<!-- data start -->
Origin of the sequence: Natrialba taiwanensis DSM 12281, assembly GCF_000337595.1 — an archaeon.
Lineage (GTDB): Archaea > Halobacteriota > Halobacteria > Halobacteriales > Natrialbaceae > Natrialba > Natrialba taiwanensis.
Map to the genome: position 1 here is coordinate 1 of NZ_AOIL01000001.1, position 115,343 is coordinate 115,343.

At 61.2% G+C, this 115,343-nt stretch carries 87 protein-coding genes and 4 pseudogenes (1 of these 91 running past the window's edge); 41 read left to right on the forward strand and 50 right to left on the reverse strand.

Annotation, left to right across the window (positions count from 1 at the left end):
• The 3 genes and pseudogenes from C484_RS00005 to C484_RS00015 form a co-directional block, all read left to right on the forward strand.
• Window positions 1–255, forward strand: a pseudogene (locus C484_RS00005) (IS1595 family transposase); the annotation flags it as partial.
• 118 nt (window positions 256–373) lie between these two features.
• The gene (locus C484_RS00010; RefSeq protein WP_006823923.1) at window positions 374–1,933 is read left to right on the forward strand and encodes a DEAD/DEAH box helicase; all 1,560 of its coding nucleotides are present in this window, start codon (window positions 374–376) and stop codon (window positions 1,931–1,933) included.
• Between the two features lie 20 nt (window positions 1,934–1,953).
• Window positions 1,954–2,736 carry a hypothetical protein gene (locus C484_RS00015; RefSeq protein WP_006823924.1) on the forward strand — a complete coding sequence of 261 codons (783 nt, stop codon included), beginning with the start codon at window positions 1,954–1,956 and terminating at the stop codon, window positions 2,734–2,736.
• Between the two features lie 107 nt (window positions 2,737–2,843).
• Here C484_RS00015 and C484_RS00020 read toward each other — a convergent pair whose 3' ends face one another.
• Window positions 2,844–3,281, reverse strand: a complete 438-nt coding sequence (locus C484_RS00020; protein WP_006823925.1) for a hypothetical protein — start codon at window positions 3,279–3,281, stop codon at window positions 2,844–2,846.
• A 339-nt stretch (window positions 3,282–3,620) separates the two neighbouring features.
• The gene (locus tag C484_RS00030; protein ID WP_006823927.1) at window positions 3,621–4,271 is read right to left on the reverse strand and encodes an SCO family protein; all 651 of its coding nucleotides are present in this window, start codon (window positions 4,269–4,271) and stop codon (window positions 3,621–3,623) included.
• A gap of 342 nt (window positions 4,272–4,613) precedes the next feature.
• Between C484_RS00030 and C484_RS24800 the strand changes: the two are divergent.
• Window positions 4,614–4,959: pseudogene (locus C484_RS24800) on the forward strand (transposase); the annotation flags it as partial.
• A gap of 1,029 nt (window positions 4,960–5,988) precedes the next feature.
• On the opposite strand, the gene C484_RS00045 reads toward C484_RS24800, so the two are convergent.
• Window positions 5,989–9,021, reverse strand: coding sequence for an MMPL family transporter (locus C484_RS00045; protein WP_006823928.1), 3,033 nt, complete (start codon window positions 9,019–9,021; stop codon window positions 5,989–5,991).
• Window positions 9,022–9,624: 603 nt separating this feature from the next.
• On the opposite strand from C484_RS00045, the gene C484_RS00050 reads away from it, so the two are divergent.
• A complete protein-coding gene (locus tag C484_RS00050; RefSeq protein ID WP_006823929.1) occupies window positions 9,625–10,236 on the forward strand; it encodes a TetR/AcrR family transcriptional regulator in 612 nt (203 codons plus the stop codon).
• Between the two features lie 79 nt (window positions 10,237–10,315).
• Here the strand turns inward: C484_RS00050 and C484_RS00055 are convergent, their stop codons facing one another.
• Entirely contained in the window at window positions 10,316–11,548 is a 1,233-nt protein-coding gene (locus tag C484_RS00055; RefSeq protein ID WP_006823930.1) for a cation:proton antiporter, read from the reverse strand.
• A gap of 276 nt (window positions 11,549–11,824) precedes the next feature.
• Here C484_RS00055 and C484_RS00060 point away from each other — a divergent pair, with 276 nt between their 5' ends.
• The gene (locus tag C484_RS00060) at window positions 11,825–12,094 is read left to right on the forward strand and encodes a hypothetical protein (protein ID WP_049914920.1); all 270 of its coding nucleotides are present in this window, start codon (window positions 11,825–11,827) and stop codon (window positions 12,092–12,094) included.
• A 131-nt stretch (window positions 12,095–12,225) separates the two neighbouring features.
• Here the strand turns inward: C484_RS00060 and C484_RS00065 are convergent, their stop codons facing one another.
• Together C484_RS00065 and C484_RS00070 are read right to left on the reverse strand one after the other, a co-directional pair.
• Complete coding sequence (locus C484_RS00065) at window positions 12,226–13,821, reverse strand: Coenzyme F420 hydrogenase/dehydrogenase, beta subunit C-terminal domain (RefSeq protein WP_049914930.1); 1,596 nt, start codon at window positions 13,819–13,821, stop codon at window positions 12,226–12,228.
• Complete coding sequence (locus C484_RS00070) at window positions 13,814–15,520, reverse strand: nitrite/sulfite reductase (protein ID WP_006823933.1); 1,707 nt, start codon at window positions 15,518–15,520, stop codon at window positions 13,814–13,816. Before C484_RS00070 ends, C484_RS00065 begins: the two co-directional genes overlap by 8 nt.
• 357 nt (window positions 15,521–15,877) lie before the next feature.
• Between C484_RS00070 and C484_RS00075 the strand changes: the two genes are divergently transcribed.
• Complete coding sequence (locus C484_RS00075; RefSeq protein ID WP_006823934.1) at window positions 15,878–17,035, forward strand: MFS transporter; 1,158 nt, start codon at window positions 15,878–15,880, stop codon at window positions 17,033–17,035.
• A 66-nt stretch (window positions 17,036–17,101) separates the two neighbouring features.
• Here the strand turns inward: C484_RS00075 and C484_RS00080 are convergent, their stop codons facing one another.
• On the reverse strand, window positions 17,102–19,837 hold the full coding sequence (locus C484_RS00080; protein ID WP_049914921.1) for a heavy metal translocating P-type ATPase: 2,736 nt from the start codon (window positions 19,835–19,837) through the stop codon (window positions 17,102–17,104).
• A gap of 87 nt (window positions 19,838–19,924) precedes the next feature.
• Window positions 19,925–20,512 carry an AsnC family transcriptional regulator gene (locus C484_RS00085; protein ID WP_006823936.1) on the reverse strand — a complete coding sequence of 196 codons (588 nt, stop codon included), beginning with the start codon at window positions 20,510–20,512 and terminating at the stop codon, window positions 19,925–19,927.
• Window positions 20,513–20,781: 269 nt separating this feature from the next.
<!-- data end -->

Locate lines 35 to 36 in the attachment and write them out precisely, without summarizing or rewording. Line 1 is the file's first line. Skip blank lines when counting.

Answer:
• Complete coding sequence (locus C484_RS00065) at window positions 12,226–13,821, reverse strand: Coenzyme F420 hydrogenase/dehydrogenase, beta subunit C-terminal domain (RefSeq protein WP_049914930.1); 1,596 nt, start codon at window positions 13,819–13,821, stop codon at window positions 12,226–12,228.
• Complete coding sequence (locus C484_RS00070) at window positions 13,814–15,520, reverse strand: nitrite/sulfite reductase (protein ID WP_006823933.1); 1,707 nt, start codon at window positions 15,518–15,520, stop codon at window positions 13,814–13,816. Before C484_RS00070 ends, C484_RS00065 begins: the two co-directional genes overlap by 8 nt.